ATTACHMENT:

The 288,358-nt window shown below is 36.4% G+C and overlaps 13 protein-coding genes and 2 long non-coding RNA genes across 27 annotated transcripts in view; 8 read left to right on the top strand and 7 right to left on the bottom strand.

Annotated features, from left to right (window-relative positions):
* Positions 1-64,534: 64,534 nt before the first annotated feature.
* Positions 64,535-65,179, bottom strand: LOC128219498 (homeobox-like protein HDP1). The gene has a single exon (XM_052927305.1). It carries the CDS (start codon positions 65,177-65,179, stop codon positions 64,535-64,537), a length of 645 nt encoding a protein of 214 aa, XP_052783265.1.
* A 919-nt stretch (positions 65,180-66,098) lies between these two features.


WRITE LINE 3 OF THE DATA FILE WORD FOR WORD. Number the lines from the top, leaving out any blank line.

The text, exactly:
* Positions 1-64,534: 64,534 nt before the first annotated feature.